Tests before blood and marrow transplants

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Learn about the medical tests your child takes before a blood and marrow transplant.

Key points

  • Disease complications and certain treatments can cause damage to your child's organs.
  • The doctor will run tests on the heart, lungs, hearing, teeth, kidney and liver.
  • Teenage girls may be referred to the gynecology service.

To prepare for your child’s blood and marrow transplant​ (BMT), doctors will first run tests to assess how well your child’s organs are working. Usually, children who need a BMT have already had significant problems from their main disease. These complications along with treatment (chemotherapy) can harm important organs in the body.


While your child prepares for BMT, their previous disease or treatment may have damaged some of their organs. Along with the potential complications of chemotherapy, doctors need to give your child a thorough medical evaluation.

This medical evaluation is usually done two to three weeks prior to being admitted into the hospital for the transplant.

Many of the tests depend on what type of condition your child has prior to their blood and marrow transplant (BMT). For example, if your child has leukemia, doctors will need to take samples of their bone marrow.

For more information, please see the page on Bone Marrow Aspirate and Biopsy in the Leukemia Resource Centre.

The doctor will check many different organs in your child’s body.


One way to check your child’s heart function is to record the echoes of sounds sent through the heart. This is called an echocardiogram. This test also shows the size of the four heart chambers, as well as how the heart muscle works. It is a painless procedure. Your child may need to remove clothing above the waist. Occasionally, a test that measures the electrical activity of your child’s heart may also be requested. This type of test is called an electrocardiogram.


To measure the strength of your child’s lungs, your child’s doctor will ask your child to perform a test called pulmonary function testing (PFT). During PFT, your child will breathe through a tube attached to a machine that records how quickly and deeply your child can breathe. Children under six or seven years of age cannot do this very well. Instead, doctors will check how well a young child’s lungs are working through a physical exam.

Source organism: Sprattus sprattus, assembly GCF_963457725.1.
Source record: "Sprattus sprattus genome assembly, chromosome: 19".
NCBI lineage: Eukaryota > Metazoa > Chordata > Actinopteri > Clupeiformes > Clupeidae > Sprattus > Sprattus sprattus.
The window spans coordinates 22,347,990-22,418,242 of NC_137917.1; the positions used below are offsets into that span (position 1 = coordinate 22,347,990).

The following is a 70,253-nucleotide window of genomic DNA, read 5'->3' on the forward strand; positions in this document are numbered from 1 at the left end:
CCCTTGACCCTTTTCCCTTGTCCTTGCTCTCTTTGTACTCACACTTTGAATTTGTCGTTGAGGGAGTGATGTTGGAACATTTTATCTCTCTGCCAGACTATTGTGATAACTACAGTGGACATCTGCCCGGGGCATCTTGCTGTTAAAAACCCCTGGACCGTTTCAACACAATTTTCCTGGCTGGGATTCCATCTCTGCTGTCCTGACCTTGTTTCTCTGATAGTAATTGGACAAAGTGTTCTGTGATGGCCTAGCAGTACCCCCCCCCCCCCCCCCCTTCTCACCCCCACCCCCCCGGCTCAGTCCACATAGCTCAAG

To test your child’s hearing, headphones and speakers are used to assess how your child responds to sound. The test usually takes about one hour, but it may vary depending on the age of your child. You can stay in the room during your child’s hearing test.


Your child will need to see a dentist for a dental exam before the conditioning treatment starts. The purpose of the dental exam is to remove any existing sources of infections such as cavities or pull out any teeth, if necessary. All of your child’s dental work should be completed before they are admitted into the hospital.

Kidney and liver

Blood tests will be taken to assess your child’s liver and kidney function. To check how well your child’s kidneys are working, doctors may need to measure the rate at which the kidneys filter. This is called a glomerular filtration rate (GFR). To do the GFR test, doctors need several samples of your child’s blood. The nurse draws blood from your child’s vein, and the sample is sent to a lab for further testing

Blood tests also help your doctor check for viruses that can cause infections during the blood and marrow transplant (BMT), such cytomegalovirus (CMV).


Teenage girls may be referred to the gynecology service. If your child is menstruating, she may need to take an injection of a synthetic hormone called leuprolide (lupron®), which temporarily suppresses your child’s menstrual period during treatment. She will be given lupron one month before she starts preparing for the transplant. Since bleeding is one of the many complications that can occur after the transplant, we need to stop menstruation as a potential source of blood loss.

Last updated: March 5th 2010